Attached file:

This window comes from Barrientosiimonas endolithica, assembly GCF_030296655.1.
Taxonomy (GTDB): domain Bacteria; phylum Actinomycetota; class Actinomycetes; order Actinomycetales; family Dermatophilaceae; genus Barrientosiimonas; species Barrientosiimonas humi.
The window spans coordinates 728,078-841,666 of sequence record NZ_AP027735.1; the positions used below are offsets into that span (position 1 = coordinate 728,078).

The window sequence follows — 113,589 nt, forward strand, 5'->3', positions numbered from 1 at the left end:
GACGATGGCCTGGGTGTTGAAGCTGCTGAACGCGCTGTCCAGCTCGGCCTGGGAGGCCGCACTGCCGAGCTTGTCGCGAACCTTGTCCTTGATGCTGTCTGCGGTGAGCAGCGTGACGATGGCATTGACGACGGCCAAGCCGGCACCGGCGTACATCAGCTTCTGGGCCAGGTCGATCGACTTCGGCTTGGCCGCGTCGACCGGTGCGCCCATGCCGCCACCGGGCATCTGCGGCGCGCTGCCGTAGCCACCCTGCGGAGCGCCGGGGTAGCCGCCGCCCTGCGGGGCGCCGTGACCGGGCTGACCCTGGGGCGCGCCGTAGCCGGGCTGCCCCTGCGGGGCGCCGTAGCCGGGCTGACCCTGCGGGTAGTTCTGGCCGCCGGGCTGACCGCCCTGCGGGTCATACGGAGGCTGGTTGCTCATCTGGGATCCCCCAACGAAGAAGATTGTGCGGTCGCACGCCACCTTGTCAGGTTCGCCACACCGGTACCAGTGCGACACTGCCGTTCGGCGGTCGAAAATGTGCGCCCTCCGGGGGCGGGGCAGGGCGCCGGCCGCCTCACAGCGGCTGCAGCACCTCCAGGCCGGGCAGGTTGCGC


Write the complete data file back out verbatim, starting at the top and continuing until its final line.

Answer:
This window comes from Barrientosiimonas endolithica, assembly GCF_030296655.1.
Taxonomy (GTDB): domain Bacteria; phylum Actinomycetota; class Actinomycetes; order Actinomycetales; family Dermatophilaceae; genus Barrientosiimonas; species Barrientosiimonas humi.
The window spans coordinates 728,078-841,666 of sequence record NZ_AP027735.1; the positions used below are offsets into that span (position 1 = coordinate 728,078).

The window sequence follows — 113,589 nt, forward strand, 5'->3', positions numbered from 1 at the left end:
GACGATGGCCTGGGTGTTGAAGCTGCTGAACGCGCTGTCCAGCTCGGCCTGGGAGGCCGCACTGCCGAGCTTGTCGCGAACCTTGTCCTTGATGCTGTCTGCGGTGAGCAGCGTGACGATGGCATTGACGACGGCCAAGCCGGCACCGGCGTACATCAGCTTCTGGGCCAGGTCGATCGACTTCGGCTTGGCCGCGTCGACCGGTGCGCCCATGCCGCCACCGGGCATCTGCGGCGCGCTGCCGTAGCCACCCTGCGGAGCGCCGGGGTAGCCGCCGCCCTGCGGGGCGCCGTGACCGGGCTGACCCTGGGGCGCGCCGTAGCCGGGCTGCCCCTGCGGGGCGCCGTAGCCGGGCTGACCCTGCGGGTAGTTCTGGCCGCCGGGCTGACCGCCCTGCGGGTCATACGGAGGCTGGTTGCTCATCTGGGATCCCCCAACGAAGAAGATTGTGCGGTCGCACGCCACCTTGTCAGGTTCGCCACACCGGTACCAGTGCGACACTGCCGTTCGGCGGTCGAAAATGTGCGCCCTCCGGGGGCGGGGCAGGGCGCCGGCCGCCTCACAGCGGCTGCAGCACCTCCAGGCCGGGCAGGTTGCGC